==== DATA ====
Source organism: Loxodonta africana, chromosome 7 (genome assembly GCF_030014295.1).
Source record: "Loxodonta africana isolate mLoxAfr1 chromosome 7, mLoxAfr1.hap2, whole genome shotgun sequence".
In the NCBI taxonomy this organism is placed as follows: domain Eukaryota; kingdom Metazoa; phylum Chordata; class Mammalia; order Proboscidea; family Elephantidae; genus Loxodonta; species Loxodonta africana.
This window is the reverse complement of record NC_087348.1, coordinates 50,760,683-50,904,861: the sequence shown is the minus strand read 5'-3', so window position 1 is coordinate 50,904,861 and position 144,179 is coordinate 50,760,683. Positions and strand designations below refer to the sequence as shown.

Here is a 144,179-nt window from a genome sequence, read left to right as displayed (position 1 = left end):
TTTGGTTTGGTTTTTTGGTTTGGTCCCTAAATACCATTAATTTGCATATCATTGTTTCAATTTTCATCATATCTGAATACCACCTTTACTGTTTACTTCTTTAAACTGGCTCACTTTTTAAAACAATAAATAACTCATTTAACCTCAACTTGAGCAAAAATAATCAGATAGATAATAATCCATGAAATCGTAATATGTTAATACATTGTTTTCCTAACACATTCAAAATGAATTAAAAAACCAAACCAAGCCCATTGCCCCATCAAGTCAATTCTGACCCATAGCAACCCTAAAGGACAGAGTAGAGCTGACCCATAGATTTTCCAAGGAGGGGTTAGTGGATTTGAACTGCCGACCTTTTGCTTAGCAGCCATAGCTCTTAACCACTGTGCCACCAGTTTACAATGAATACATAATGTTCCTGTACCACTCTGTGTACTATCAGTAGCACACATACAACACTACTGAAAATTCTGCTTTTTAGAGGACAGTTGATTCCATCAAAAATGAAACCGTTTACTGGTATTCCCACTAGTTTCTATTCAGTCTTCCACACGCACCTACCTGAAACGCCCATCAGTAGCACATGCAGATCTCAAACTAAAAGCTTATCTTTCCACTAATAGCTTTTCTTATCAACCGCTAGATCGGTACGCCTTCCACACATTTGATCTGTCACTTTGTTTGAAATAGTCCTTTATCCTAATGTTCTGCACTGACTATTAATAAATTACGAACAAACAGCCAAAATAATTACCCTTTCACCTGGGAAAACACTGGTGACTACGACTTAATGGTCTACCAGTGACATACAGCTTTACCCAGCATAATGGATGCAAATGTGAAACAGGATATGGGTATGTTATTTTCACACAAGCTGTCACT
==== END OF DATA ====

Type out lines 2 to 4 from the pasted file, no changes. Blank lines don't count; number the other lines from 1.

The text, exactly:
Source record: "Loxodonta africana isolate mLoxAfr1 chromosome 7, mLoxAfr1.hap2, whole genome shotgun sequence".
In the NCBI taxonomy this organism is placed as follows: domain Eukaryota; kingdom Metazoa; phylum Chordata; class Mammalia; order Proboscidea; family Elephantidae; genus Loxodonta; species Loxodonta africana.
This window is the reverse complement of record NC_087348.1, coordinates 50,760,683-50,904,861: the sequence shown is the minus strand read 5'-3', so window position 1 is coordinate 50,904,861 and position 144,179 is coordinate 50,760,683. Positions and strand designations below refer to the sequence as shown.